We are witnessing climate change happening all around us, but there is a gap between government policies and the ambition needed to address it. Step forward the private sector, which is helping to close this gap with ambitious targets.
The mobile sector is aiming to halve its emissions by 2030. With 64 mobile operators onboard so far, accounting for 61% of the industry’s revenue, these targets have the potential to transform the sector and contribute significantly to a sustainable future.
However, the journey from ambition to accomplishment is littered with challenges, and the successful path needs to avoid greenwashing. This is why the GSMA worked with the Carbon Trust to develop the “Achieving Climate Targets Guide” – a comprehensive roadmap for Mobile Network Operators (MNOs) to realise their climate ambitions with authenticity.
Three-Step Approach: Assess, Identify, Develop
The Achieving Climate Targets Guide presents a simple three-step approach that MNOs can follow, wherever they are on the journey to net zero:
- Assess Emission Hotspots: The journey begins with understanding where your emissions are coming from. By meticulously identifying emission sources, MNOs can baseline and hotspot emissions, a crucial step in understanding what to focus on reducing.
- Identify Emission Reduction Opportunities: Once the sources are identified, it’s time to unearth opportunities for emission reduction. This could involve transitioning from fossil fuel energy sources to renewable electricity or adopting more efficient technologies.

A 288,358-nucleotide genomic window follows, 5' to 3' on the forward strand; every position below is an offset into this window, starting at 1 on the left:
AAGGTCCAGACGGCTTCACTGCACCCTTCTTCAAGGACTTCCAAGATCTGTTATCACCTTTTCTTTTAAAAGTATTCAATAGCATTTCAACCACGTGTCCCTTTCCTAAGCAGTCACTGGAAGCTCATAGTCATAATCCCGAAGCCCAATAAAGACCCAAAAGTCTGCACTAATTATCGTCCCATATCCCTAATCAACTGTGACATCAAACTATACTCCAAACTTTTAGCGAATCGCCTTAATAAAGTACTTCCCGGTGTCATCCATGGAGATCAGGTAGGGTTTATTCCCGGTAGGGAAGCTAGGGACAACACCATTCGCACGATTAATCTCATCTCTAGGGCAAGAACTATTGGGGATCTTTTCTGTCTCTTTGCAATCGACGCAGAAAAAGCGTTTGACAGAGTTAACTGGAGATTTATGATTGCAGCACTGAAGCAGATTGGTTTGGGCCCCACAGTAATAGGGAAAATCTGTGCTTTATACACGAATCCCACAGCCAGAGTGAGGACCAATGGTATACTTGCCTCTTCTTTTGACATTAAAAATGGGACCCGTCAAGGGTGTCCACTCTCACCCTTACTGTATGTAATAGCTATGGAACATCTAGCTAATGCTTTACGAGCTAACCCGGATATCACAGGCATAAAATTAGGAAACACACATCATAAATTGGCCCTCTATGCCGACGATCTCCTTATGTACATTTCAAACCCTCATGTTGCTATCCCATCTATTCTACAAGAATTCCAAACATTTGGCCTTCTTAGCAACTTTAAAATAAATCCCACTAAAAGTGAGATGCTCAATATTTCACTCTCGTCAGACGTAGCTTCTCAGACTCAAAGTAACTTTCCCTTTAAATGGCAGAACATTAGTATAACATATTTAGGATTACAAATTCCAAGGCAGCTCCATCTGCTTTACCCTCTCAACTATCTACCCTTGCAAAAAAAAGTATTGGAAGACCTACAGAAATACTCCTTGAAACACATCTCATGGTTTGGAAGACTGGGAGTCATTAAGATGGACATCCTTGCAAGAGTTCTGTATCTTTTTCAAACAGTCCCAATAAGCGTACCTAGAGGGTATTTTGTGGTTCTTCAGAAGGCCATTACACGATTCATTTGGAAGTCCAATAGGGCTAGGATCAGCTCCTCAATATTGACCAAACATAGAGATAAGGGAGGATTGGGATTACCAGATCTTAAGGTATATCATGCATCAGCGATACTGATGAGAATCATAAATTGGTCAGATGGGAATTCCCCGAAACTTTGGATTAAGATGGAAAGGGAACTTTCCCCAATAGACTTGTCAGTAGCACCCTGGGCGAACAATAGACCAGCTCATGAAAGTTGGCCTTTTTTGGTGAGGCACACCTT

- Develop a Comprehensive Implementation Plan: Armed with insights into emission sources and reduction opportunities, MNOs should craft a detailed plan of action. The plan should outline how each opportunity will be implemented, specifying the timeline, required resources, and expected outcomes.
Assessing Emissions: Scopes Unveiled
Emission measurement is the bedrock upon which emission reduction strategies are built. We’re seeing a greater realisation of this across the industry with a record 69 operators disclosing their climate impacts through CDP in 2022, half of which scored A or A-.
Scopes of emissions need to be considered in turn:
- Scope 1 and 2 Emissions: These emissions originate from direct activities like diesel fuel use and electricity consumption. For accurate measurement, MNOs need to break down their emissions based on the countries they operate in, considering differences in emission factors.
- Scope 3 Emissions: This is where the real challenge lies. Scope 3 emissions, accounting for a chunky 60+% of CO2 emissions, include a range of indirect activities, making measurement complex. The guide highlights Scope 3 categories like purchased goods and services, capital goods, use of sold products, and investments as significant contributors. The GSMA, in collaboration with the ITU and GeSI, published a guide to streamline how Scope 3 is measured within the ICT industry.
Once operators have a solid foundation of figures for emissions and their sources, the next stage is to identify how to reduce, and then how to deliver those reductions.
Seizing Opportunities for Reduction
The transition towards a sustainable future is laden with opportunities waiting to be seized: